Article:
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AMD announced today that they will unveil a new class of budget processors in the second half of the year called AMD Sempron ™ .


What the hell kind of name is that?

When I first looked at the name, I thought it was “Semiporn.”

What’s A Semp?

Time to pull out the heavy ammo to figure this one out. A few months ago, I got the Oxford English Dictionary. It is to dictionaries what nuclear weapons are to war. The paper version consists of twenty thick volumes. If a word exists, it’s going to be in there.

Sure enough, there really is such a word:

semp, n. (sEmp) [Origin uncertain; perh. repr. shortened pronunc. of an alternative name Louis d’or simple.]

A name in Trinidad for a variety of tanager, Euphonia (formerly Tanagra) violacea, which is sometimes kept as a songbird.

The PR release talks a bit about people using computers to download and play music, so presumably, that’s what it is supposed to remind you of.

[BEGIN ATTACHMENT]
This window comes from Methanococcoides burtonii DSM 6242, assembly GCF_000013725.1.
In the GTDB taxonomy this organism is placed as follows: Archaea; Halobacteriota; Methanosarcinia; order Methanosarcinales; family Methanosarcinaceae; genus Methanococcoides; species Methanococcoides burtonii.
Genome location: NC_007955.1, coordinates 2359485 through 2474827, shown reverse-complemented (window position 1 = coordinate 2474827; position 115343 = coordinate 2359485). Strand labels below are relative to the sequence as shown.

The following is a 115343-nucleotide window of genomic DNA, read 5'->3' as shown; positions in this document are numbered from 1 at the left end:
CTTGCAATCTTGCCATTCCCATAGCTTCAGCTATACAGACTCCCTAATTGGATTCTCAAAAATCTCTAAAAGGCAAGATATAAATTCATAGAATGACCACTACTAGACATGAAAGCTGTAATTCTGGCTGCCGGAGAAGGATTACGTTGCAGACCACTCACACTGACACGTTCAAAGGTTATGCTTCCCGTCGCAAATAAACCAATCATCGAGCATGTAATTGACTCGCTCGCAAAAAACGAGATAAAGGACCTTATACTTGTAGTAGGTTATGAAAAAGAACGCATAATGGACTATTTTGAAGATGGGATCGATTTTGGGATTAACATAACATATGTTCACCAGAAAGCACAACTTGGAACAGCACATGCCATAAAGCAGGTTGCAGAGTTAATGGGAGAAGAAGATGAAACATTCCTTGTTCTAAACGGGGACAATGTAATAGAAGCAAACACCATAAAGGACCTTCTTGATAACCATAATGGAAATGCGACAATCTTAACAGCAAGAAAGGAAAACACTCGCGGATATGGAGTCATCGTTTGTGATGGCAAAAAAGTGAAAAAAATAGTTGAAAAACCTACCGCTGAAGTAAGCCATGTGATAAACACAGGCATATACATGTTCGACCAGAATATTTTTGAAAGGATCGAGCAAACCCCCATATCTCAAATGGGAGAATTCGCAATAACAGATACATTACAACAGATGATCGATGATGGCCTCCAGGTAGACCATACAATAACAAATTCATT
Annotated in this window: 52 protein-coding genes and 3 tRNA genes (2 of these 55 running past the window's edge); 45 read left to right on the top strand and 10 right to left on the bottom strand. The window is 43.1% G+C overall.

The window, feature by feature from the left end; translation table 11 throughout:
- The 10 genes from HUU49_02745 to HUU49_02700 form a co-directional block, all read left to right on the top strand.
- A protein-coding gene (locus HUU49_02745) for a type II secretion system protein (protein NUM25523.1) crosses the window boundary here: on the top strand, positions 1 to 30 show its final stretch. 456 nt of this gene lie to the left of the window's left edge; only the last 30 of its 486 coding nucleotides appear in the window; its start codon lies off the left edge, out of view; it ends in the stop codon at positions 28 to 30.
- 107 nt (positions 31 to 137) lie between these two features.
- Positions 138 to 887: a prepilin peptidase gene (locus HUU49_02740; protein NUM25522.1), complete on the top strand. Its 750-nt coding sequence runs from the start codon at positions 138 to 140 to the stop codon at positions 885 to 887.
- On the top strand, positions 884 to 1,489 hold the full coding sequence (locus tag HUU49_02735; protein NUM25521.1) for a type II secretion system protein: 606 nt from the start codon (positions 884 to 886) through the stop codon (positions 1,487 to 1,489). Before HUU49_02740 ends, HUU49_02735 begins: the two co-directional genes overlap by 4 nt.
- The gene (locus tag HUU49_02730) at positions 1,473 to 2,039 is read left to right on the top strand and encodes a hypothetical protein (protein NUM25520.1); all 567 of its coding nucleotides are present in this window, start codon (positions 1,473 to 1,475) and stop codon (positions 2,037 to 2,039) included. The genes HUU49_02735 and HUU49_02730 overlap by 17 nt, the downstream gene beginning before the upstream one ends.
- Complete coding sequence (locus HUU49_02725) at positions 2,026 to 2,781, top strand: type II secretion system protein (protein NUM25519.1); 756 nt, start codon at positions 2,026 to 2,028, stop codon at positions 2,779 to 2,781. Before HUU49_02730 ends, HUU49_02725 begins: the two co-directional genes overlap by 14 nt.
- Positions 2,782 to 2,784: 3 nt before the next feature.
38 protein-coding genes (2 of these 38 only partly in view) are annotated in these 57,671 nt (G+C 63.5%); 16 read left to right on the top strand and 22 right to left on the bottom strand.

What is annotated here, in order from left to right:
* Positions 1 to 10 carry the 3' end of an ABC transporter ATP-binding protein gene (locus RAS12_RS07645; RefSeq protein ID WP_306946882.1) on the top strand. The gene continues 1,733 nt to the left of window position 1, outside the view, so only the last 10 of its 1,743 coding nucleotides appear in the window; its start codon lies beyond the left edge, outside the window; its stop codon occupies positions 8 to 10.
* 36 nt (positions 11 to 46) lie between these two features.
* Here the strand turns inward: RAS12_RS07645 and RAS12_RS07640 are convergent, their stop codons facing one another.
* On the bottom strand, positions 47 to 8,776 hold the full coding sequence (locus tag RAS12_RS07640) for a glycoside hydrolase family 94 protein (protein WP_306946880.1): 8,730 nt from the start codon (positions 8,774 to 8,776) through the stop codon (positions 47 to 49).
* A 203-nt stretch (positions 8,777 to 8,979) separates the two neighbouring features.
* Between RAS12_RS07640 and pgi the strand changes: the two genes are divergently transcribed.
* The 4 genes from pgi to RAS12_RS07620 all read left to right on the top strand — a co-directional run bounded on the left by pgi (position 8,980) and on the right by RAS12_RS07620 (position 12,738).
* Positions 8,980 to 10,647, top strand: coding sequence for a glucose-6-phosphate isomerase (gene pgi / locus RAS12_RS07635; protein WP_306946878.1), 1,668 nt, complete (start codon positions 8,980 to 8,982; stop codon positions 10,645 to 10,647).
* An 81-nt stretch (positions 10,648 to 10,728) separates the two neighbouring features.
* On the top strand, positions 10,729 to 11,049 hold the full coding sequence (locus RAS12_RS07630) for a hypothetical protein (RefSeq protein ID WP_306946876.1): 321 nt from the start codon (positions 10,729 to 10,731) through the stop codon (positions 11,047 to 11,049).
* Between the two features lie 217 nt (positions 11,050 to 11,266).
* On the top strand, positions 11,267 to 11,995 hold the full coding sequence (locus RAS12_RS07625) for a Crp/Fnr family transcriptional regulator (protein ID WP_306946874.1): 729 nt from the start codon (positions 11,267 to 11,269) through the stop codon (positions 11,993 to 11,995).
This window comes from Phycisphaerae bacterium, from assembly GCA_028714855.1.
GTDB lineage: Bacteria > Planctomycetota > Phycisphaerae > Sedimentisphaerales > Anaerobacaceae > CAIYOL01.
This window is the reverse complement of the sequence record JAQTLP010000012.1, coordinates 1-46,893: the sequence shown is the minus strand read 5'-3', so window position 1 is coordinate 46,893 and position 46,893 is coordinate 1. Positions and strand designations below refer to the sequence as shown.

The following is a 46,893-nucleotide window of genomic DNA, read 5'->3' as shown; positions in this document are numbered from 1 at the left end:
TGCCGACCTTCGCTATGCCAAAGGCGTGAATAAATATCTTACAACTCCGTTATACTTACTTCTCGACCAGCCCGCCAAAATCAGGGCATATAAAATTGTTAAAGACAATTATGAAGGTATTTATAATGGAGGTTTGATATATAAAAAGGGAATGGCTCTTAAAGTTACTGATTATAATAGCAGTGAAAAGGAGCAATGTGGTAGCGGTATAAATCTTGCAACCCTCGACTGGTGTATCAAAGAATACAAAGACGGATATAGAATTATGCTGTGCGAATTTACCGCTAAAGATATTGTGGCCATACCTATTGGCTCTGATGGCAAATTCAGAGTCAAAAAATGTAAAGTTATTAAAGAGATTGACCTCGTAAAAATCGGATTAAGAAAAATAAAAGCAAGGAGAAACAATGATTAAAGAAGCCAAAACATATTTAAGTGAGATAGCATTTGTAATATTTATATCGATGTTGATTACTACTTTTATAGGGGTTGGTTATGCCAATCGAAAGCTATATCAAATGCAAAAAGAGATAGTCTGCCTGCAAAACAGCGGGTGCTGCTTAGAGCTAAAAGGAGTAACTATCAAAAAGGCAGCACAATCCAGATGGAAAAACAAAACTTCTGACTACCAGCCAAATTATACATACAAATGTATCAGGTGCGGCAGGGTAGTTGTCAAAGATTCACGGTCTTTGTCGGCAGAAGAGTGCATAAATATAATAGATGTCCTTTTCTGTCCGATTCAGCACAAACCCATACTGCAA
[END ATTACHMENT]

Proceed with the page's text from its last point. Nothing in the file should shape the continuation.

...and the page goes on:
Now maybe everybody in Trinidad (which is the only place where you can find a semp, though one was once seen in Tobago) can make that connection, but outside of bird-watchers, nobody else in the world will.

Looking Deeper

I am nothing if not thorough. I checked the word “semper.” It’s a synonym for always, used in such everyday words as “semperannual,” “sempergreen,” and “semperidentical.”

P.S. I put the last sentence in bold because many people who wrote me about this somehow managed to miss this part, then proceded to tell me “Semper means always.” A few said it more like, “You dope, highly intelligent people like me know that semper means always.”

Well, gee, so had I. 🙂

Some did note that the U.S. Marine Corps motto is “Semper Fidelis,” which means in Latin “always faithful.” That motto is probably obvious to more people than “semp,” but if that were the intention, “Semperon” would have been a better choice.

There’s a word called “sempitan.” It means a Malaysian blow-gun.

“Semple” is a word named after somebody which refers to a rabies vaccine. (I think the people who approved this name could use a dose or two.)